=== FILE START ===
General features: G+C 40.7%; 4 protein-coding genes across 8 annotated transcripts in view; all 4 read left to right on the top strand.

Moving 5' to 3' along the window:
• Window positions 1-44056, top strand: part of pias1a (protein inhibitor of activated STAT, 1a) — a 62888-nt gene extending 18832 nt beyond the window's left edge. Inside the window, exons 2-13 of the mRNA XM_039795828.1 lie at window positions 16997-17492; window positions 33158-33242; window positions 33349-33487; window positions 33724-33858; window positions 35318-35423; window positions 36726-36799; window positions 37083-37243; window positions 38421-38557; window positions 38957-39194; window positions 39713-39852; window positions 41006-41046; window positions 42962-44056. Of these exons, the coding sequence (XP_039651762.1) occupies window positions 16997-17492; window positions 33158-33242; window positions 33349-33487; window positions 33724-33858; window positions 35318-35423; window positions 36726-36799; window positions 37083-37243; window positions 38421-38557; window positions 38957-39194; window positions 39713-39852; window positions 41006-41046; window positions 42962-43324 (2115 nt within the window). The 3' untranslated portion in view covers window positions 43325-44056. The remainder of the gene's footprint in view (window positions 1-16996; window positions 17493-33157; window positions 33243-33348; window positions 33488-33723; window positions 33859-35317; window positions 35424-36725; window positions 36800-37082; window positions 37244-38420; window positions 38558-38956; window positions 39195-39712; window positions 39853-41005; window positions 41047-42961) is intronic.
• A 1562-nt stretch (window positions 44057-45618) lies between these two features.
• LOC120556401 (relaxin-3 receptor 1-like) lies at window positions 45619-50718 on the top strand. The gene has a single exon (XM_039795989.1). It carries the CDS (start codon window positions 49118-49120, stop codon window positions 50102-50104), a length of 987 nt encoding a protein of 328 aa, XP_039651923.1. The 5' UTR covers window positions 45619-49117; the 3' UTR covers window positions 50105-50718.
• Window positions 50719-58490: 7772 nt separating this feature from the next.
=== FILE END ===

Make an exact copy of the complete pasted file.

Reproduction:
General features: G+C 40.7%; 4 protein-coding genes across 8 annotated transcripts in view; all 4 read left to right on the top strand.

Moving 5' to 3' along the window:
• Window positions 1-44056, top strand: part of pias1a (protein inhibitor of activated STAT, 1a) — a 62888-nt gene extending 18832 nt beyond the window's left edge. Inside the window, exons 2-13 of the mRNA XM_039795828.1 lie at window positions 16997-17492; window positions 33158-33242; window positions 33349-33487; window positions 33724-33858; window positions 35318-35423; window positions 36726-36799; window positions 37083-37243; window positions 38421-38557; window positions 38957-39194; window positions 39713-39852; window positions 41006-41046; window positions 42962-44056. Of these exons, the coding sequence (XP_039651762.1) occupies window positions 16997-17492; window positions 33158-33242; window positions 33349-33487; window positions 33724-33858; window positions 35318-35423; window positions 36726-36799; window positions 37083-37243; window positions 38421-38557; window positions 38957-39194; window positions 39713-39852; window positions 41006-41046; window positions 42962-43324 (2115 nt within the window). The 3' untranslated portion in view covers window positions 43325-44056. The remainder of the gene's footprint in view (window positions 1-16996; window positions 17493-33157; window positions 33243-33348; window positions 33488-33723; window positions 33859-35317; window positions 35424-36725; window positions 36800-37082; window positions 37244-38420; window positions 38558-38956; window positions 39195-39712; window positions 39853-41005; window positions 41047-42961) is intronic.
• A 1562-nt stretch (window positions 44057-45618) lies between these two features.
• LOC120556401 (relaxin-3 receptor 1-like) lies at window positions 45619-50718 on the top strand. The gene has a single exon (XM_039795989.1). It carries the CDS (start codon window positions 49118-49120, stop codon window positions 50102-50104), a length of 987 nt encoding a protein of 328 aa, XP_039651923.1. The 5' UTR covers window positions 45619-49117; the 3' UTR covers window positions 50105-50718.
• Window positions 50719-58490: 7772 nt separating this feature from the next.